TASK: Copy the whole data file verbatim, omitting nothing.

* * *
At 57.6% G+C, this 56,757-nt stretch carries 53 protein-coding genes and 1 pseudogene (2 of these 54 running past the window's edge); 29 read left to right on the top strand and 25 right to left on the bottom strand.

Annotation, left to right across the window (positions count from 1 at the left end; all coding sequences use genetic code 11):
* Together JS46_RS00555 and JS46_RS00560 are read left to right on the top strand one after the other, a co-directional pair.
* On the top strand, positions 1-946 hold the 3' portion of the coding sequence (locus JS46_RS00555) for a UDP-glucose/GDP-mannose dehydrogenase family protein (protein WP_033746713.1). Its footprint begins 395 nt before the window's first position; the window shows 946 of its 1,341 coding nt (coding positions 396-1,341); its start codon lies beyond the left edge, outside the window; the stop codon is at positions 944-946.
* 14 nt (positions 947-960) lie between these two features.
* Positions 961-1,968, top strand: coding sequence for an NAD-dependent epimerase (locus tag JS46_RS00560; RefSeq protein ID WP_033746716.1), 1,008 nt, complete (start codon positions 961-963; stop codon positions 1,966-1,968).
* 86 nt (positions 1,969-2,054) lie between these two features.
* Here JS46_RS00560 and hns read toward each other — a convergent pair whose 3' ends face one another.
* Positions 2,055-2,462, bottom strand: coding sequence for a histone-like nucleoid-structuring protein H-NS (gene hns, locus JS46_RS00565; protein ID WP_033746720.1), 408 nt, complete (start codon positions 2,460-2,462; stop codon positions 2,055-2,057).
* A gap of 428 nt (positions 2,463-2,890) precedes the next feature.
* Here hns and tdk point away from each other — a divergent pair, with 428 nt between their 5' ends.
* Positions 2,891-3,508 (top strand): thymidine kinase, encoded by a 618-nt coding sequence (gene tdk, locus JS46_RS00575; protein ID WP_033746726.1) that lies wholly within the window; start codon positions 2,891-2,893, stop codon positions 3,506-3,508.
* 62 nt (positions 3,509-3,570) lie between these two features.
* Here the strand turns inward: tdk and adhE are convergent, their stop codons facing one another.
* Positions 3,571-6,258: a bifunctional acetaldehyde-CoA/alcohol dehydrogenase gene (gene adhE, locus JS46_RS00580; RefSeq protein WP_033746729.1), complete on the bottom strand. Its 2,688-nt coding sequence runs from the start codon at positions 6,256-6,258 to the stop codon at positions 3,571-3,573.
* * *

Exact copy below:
At 57.6% G+C, this 56,757-nt stretch carries 53 protein-coding genes and 1 pseudogene (2 of these 54 running past the window's edge); 29 read left to right on the top strand and 25 right to left on the bottom strand.

Annotation, left to right across the window (positions count from 1 at the left end; all coding sequences use genetic code 11):
* Together JS46_RS00555 and JS46_RS00560 are read left to right on the top strand one after the other, a co-directional pair.
* On the top strand, positions 1-946 hold the 3' portion of the coding sequence (locus JS46_RS00555) for a UDP-glucose/GDP-mannose dehydrogenase family protein (protein WP_033746713.1). Its footprint begins 395 nt before the window's first position; the window shows 946 of its 1,341 coding nt (coding positions 396-1,341); its start codon lies beyond the left edge, outside the window; the stop codon is at positions 944-946.
* 14 nt (positions 947-960) lie between these two features.
* Positions 961-1,968, top strand: coding sequence for an NAD-dependent epimerase (locus tag JS46_RS00560; RefSeq protein ID WP_033746716.1), 1,008 nt, complete (start codon positions 961-963; stop codon positions 1,966-1,968).
* 86 nt (positions 1,969-2,054) lie between these two features.
* Here JS46_RS00560 and hns read toward each other — a convergent pair whose 3' ends face one another.
* Positions 2,055-2,462, bottom strand: coding sequence for a histone-like nucleoid-structuring protein H-NS (gene hns, locus JS46_RS00565; protein ID WP_033746720.1), 408 nt, complete (start codon positions 2,460-2,462; stop codon positions 2,055-2,057).
* A gap of 428 nt (positions 2,463-2,890) precedes the next feature.
* Here hns and tdk point away from each other — a divergent pair, with 428 nt between their 5' ends.
* Positions 2,891-3,508 (top strand): thymidine kinase, encoded by a 618-nt coding sequence (gene tdk, locus JS46_RS00575; protein ID WP_033746726.1) that lies wholly within the window; start codon positions 2,891-2,893, stop codon positions 3,506-3,508.
* 62 nt (positions 3,509-3,570) lie between these two features.
* Here the strand turns inward: tdk and adhE are convergent, their stop codons facing one another.
* Positions 3,571-6,258: a bifunctional acetaldehyde-CoA/alcohol dehydrogenase gene (gene adhE, locus JS46_RS00580; RefSeq protein WP_033746729.1), complete on the bottom strand. Its 2,688-nt coding sequence runs from the start codon at positions 6,256-6,258 to the stop codon at positions 3,571-3,573.